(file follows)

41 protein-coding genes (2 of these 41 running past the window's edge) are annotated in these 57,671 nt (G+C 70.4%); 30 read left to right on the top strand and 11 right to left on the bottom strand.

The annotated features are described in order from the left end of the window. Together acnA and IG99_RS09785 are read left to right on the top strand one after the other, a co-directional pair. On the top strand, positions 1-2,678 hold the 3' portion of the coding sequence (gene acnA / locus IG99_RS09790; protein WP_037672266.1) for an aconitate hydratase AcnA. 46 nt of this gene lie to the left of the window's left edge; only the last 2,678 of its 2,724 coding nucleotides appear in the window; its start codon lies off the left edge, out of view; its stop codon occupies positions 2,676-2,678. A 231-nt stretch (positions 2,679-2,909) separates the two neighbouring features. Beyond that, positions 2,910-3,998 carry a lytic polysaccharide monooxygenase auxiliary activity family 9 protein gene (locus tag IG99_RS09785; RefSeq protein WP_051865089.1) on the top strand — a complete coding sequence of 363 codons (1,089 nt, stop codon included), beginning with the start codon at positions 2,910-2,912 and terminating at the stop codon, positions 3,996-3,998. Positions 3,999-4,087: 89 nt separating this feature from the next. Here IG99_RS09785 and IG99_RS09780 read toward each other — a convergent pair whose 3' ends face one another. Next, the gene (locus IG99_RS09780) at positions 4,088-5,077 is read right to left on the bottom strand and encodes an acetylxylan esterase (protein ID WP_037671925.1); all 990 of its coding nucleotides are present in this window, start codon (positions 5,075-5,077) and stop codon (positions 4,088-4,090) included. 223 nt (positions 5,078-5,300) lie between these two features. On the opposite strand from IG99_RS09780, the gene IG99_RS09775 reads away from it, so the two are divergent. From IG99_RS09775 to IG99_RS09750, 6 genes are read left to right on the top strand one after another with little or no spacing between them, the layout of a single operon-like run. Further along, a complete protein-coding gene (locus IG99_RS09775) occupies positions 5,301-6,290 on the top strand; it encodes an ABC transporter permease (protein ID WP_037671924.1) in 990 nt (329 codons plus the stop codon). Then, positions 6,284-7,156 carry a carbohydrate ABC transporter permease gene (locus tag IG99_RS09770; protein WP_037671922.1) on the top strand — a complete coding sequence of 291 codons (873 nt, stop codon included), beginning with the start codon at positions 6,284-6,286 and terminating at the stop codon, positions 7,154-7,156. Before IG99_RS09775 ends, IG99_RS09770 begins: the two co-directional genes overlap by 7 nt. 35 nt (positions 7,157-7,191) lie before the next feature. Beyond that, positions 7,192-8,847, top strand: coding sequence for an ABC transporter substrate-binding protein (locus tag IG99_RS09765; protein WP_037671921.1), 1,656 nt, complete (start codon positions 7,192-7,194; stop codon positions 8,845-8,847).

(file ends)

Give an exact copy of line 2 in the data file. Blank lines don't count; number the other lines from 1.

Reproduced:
The annotated features are described in order from the left end of the window. Together acnA and IG99_RS09785 are read left to right on the top strand one after the other, a co-directional pair. On the top strand, positions 1-2,678 hold the 3' portion of the coding sequence (gene acnA / locus IG99_RS09790; protein WP_037672266.1) for an aconitate hydratase AcnA. 46 nt of this gene lie to the left of the window's left edge; only the last 2,678 of its 2,724 coding nucleotides appear in the window; its start codon lies off the left edge, out of view; its stop codon occupies positions 2,676-2,678. A 231-nt stretch (positions 2,679-2,909) separates the two neighbouring features. Beyond that, positions 2,910-3,998 carry a lytic polysaccharide monooxygenase auxiliary activity family 9 protein gene (locus tag IG99_RS09785; RefSeq protein WP_051865089.1) on the top strand — a complete coding sequence of 363 codons (1,089 nt, stop codon included), beginning with the start codon at positions 2,910-2,912 and terminating at the stop codon, positions 3,996-3,998. Positions 3,999-4,087: 89 nt separating this feature from the next. Here IG99_RS09785 and IG99_RS09780 read toward each other — a convergent pair whose 3' ends face one another. Next, the gene (locus IG99_RS09780) at positions 4,088-5,077 is read right to left on the bottom strand and encodes an acetylxylan esterase (protein ID WP_037671925.1); all 990 of its coding nucleotides are present in this window, start codon (positions 5,075-5,077) and stop codon (positions 4,088-4,090) included. 223 nt (positions 5,078-5,300) lie between these two features. On the opposite strand from IG99_RS09780, the gene IG99_RS09775 reads away from it, so the two are divergent. From IG99_RS09775 to IG99_RS09750, 6 genes are read left to right on the top strand one after another with little or no spacing between them, the layout of a single operon-like run. Further along, a complete protein-coding gene (locus IG99_RS09775) occupies positions 5,301-6,290 on the top strand; it encodes an ABC transporter permease (protein ID WP_037671924.1) in 990 nt (329 codons plus the stop codon). Then, positions 6,284-7,156 carry a carbohydrate ABC transporter permease gene (locus tag IG99_RS09770; protein WP_037671922.1) on the top strand — a complete coding sequence of 291 codons (873 nt, stop codon included), beginning with the start codon at positions 6,284-6,286 and terminating at the stop codon, positions 7,154-7,156. Before IG99_RS09775 ends, IG99_RS09770 begins: the two co-directional genes overlap by 7 nt. 35 nt (positions 7,157-7,191) lie before the next feature. Beyond that, positions 7,192-8,847, top strand: coding sequence for an ABC transporter substrate-binding protein (locus tag IG99_RS09765; protein WP_037671921.1), 1,656 nt, complete (start codon positions 7,192-7,194; stop codon positions 8,845-8,847).